The former ISI chief hinted on the BBC that the residence was cordoned off by the Pakistan military before the attack! One could accept that the actual timing of the mission was not disclosed by the Amis, and this has upset the Pakistanis, equaly, the reason of secrecy given by clintonians in the white house is very shabby and did not take into consideration the sentiments of the highly emotional Pakistanis.

One can only assume that Pakistan current leadership is in full collusion with the American administration with the exception of last act. Panela is the culprit who spoiled the party. They did not want to experience again when Mr Osama esccaped in Afghanistan from Bill Clinton missiles. Even the marines were not trusted this time and Mr Obama did not even trust his wife, per instructions from the CIA chief perhaps?

Rex Minor

Posted by pakistan | Report as abusive

Why are Pakistanis and their sympathizers trying >>>to deflect the attention

Posted by netizen | Report as abusive

“The Americans — if these accounts are correct — appear to have told their counterparts in the military long before they informed the civilian leadership of Pakistan.”

Does this surprise anyone. I mean how many people are there in this world who do not know who is in control in Pakistan?

What is baffling though is the purpose of this post. What is the point other than that there are three versions with some differences and that the army was called first. Whatever is new in that? Or is there a more serious hidden point that KP, Netizen and yours truly have missed?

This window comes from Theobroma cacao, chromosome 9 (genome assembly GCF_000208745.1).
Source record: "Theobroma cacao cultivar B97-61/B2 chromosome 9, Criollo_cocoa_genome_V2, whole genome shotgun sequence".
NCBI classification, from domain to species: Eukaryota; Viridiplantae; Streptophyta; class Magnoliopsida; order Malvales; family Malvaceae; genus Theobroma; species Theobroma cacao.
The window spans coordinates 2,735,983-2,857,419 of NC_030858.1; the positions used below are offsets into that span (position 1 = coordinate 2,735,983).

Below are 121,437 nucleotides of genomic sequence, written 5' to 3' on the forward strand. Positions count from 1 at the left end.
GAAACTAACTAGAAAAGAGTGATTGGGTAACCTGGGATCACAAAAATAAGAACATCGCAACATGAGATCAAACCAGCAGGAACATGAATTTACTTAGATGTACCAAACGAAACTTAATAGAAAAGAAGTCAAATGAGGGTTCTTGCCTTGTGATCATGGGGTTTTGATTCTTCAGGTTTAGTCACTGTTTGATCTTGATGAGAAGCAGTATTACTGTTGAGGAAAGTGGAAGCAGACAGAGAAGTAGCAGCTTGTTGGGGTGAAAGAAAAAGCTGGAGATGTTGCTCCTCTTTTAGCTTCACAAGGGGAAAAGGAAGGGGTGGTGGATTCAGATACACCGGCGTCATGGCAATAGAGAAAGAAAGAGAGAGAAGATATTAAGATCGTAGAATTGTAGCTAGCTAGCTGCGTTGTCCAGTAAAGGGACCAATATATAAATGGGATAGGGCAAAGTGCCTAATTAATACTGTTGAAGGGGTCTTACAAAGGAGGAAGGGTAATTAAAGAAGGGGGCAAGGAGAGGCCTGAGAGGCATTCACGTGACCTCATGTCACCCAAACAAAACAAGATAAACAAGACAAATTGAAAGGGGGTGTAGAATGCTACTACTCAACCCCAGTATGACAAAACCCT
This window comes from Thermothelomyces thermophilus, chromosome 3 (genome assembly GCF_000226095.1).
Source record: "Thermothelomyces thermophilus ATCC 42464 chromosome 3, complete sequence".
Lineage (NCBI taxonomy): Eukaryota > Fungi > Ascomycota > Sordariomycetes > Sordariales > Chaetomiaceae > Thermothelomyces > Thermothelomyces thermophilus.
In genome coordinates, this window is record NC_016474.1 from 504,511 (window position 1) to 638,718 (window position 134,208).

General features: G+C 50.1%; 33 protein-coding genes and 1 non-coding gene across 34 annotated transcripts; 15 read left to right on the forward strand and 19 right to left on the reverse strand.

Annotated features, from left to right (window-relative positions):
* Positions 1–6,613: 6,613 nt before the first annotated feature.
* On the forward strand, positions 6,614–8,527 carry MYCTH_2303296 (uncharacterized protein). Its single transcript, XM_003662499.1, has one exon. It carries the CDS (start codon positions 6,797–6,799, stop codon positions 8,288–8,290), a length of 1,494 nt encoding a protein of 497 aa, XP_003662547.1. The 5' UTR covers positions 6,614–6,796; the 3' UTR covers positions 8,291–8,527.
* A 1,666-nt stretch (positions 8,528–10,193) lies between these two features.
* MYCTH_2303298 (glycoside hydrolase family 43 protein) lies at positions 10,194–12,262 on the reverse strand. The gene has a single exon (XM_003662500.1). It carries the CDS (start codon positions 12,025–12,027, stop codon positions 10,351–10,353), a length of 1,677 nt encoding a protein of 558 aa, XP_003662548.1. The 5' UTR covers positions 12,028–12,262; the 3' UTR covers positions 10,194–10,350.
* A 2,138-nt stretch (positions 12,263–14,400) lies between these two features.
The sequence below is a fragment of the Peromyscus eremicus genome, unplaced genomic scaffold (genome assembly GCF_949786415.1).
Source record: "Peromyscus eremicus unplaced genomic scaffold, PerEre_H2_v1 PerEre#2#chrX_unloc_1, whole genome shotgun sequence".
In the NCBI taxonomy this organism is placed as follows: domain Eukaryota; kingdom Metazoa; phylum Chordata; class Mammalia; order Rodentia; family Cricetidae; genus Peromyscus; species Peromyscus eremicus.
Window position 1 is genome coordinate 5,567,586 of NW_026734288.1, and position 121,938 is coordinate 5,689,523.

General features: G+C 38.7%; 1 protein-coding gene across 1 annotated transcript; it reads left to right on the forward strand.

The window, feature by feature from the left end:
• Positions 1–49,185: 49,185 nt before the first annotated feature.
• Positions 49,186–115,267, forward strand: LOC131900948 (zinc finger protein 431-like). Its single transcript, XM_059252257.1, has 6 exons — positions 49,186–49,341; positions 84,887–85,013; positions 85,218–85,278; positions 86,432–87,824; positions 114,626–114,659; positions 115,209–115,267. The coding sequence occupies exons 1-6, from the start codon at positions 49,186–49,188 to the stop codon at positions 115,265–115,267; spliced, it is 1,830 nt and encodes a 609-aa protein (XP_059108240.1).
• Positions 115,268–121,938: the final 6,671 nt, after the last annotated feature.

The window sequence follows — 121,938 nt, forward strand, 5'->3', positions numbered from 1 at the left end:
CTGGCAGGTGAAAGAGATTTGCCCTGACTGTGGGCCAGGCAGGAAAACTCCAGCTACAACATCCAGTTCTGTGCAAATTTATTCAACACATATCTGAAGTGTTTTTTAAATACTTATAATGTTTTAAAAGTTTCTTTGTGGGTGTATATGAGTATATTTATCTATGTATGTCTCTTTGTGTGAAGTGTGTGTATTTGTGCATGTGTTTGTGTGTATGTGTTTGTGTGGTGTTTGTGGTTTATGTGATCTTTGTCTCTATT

The pertinent point is that the US did not trust their strategic ally with advance information about the raid for fear that the whole mission would be a failure. Most agree with that assumption.

Posted by DaraIndia | Report as abusive

this article seems to build up to help the civilians vs army in pakistan (one of the recent strong alibis for ak misbehaviour) overlooking- its the army/isi who rule the civilians are merely a fig leaf any change in the power equation would take a generation to achieve theres nothing that can be given to pakistan to support the civvies that would yield results in less than a generation, and in any case the govt and parliament instead of backing the initial zardari line in his wash post op ed or sharifs call for a judicial probe appear to have been realistic- theyve apparently traded a promise (lets see if kept by army) of allowing the present parliament to complete its term and going through a charade of accountability to parliament in exchange for backing the army/isi in this event and increasing the militarys funding; so civvies vs military is a non issue that apologists for the isi are trying to float as a diversionary tactic;